In his Pulitzer Prize winning book, Dr. Siddhartha Mukherjee elaborates on the risk of excessive treatment. He notes, "One could double and quadruple doses of radiant energy, but this did not translate into more cures. Instead, indiscriminate irradiation left patients scarred, blinded, and scalded by doses that had far exceeded tolerability." To avoid analogous problems in the economy, financial policymakers should consider a common sense principle referenced in Secretary Geithner's speech. Referring to a parallel reform effort to strengthen banks' capital cushions, he said that requirements were "set at a level designed to allow institutions to absorb a level of losses comparable to what we faced at the peak of this crisis." However, the basic principle espoused in this statement -- that reforms should be calibrated to losses -- is not evidenced in regulators' proposed margin rule.
Total cash necessary to meet all such requirements could exceed $6 trillion globally, according to one estimate.
Although U.S. financial institutions lost $49 billion on derivatives since inception of the crisis, one regulator's economic analysis projects that $2.05 trillion would need to be sidelined to meet the rule's requirements. This amount would cover 42 times the derivatives losses incurred since the crisis began. Moreover, margin is but one of several policy tools that will govern how much cash market participants are required to set aside. Total cash necessary to meet all such requirements could exceed $6 trillion globally, according to one estimate. If accurate, such extraordinary requirements would indeed far exceed tolerability, causing the toxic side effects of reform to overwhelm the curative benefits.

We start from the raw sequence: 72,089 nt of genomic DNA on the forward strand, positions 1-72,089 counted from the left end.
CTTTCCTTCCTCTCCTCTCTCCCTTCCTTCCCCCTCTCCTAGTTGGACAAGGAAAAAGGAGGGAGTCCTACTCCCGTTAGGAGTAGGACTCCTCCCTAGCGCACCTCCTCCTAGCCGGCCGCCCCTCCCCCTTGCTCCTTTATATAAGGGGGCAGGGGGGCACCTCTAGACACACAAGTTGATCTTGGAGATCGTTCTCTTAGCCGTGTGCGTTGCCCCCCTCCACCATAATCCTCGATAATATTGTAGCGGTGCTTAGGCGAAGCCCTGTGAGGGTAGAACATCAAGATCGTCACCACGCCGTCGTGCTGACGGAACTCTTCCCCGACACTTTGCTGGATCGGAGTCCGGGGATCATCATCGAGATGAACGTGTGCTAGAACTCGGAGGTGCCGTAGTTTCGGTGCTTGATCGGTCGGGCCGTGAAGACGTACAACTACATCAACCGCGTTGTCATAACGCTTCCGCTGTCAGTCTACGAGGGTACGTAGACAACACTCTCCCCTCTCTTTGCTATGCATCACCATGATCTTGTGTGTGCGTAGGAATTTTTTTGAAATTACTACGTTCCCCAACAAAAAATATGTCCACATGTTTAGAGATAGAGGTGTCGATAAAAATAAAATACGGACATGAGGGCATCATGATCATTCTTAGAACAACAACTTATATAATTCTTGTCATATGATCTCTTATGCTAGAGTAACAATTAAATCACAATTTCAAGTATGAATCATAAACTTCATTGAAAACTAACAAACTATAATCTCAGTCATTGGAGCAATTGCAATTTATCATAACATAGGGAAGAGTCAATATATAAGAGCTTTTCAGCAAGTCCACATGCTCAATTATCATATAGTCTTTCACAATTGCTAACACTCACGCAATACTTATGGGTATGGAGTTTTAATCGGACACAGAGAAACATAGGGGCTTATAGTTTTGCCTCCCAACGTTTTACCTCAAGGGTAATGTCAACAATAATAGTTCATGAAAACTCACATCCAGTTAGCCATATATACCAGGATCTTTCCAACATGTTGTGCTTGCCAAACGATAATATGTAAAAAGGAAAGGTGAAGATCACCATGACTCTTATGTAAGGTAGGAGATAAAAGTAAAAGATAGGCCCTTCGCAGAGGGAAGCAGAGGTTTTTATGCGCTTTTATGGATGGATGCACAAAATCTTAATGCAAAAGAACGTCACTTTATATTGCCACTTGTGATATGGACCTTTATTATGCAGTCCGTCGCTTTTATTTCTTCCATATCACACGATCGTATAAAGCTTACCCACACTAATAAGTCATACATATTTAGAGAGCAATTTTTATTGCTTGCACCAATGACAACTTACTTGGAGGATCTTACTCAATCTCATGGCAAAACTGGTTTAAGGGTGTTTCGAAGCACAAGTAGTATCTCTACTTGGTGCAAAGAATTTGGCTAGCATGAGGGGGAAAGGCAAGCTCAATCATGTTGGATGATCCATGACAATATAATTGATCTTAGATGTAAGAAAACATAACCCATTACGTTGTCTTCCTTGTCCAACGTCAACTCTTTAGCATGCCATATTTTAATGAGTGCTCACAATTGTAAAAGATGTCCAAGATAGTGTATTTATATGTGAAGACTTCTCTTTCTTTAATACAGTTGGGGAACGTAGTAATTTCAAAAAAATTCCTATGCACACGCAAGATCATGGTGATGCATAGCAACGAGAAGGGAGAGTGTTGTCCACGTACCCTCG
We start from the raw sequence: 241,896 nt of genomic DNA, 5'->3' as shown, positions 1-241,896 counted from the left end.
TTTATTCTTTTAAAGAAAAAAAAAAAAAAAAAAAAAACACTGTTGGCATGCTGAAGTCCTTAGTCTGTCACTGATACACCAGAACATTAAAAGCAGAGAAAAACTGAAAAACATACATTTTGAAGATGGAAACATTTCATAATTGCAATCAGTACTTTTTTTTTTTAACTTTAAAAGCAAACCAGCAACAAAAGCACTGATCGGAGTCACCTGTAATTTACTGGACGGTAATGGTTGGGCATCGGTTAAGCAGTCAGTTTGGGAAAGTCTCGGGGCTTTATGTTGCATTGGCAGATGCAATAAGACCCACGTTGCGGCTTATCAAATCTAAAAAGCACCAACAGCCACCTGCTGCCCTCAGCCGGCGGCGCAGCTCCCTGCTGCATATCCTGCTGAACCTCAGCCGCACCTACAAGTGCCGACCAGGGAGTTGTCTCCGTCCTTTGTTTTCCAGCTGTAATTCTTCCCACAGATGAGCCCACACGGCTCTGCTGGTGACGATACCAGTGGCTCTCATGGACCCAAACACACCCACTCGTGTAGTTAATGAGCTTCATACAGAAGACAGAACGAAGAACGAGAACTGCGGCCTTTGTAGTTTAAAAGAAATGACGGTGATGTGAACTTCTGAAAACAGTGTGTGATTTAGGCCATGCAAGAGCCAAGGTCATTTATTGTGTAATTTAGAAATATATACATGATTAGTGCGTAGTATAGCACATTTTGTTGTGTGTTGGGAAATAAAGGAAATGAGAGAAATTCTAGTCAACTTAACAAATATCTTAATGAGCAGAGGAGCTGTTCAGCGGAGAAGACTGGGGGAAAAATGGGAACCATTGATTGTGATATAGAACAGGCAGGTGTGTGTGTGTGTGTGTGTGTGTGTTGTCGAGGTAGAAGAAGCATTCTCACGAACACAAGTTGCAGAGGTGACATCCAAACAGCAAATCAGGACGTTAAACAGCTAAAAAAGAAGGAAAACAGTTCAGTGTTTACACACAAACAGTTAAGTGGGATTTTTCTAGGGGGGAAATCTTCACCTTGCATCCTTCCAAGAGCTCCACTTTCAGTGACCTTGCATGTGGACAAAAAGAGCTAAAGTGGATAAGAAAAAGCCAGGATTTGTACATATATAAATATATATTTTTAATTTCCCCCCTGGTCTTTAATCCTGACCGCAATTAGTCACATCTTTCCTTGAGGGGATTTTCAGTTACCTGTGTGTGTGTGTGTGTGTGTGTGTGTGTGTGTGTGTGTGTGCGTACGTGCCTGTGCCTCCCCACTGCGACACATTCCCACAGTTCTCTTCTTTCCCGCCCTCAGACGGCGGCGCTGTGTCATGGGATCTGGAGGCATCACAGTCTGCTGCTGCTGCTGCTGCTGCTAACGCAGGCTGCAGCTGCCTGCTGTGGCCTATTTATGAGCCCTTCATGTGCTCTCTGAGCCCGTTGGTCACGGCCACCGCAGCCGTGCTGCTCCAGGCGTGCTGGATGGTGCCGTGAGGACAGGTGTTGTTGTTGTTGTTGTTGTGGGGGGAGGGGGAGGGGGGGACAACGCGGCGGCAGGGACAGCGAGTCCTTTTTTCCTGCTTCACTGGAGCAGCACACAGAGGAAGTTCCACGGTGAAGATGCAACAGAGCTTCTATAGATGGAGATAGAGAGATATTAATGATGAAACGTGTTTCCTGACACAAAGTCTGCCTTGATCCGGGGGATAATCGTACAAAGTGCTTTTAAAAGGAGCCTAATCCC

In addition to properly dosing their treatments, policymakers must also selectively apply them only to portions of the market that threaten financial stability. "Killing a cancer cell in a test tube," Mukherjee notes, "is not a particularly difficult task: the chemical world is packed with malevolent poisons that, even in infinitesimal quantities, can dispatch a cancer cell within minutes. The trouble lies in finding a selective poison -- a drug that will kill cancer without annihilating the patient." In their response to the financial crisis, policymakers have sometimes indiscriminately applied their treatments, directing them at both the cancerous cells of systemic risk and the nearby healthy tissue.
They have, for example, prescribed similar treatments to community banks, pension funds, and other such "financial end users" as those they applied to systemically risky players like AIG. Additionally, their proposed margin requirements also apply -- albeit to a lesser degree -- to manufacturers, hospitals, property companies and other "non-financial end users." End users use derivatives to reduce risk to rising interest rates, exchange rates, and commodity prices. AIG, on the other hand, used derivatives to accumulate risk, betting that housing prices would continuously rise. It is this significant speculative activity -- not the prudent risk management of end users -- that threatened the financial system.
Though the cure for many cancers is far from achieved, lessons from its early pioneers can inform our approach to dealing with other complex problems. These lessons teach policymakers to be selective in the application of their treatments and to deliver them in proper doses. The value of these lessons is evidenced by their results.
Freireich recounts, "We knew better when we treated Janice in 1961, and in the late 1980s her picture appeared on the cover of Cancer Research, because she had been cured." Just as scientists moderated their early chemotherapy treatments to avoid fatal toxicities, financial policymakers must do likewise with their policy prescriptions to ensure the economy is not harmed by the toxicity of excessive treatment.
Image Credit: REUTERS/Mike Segar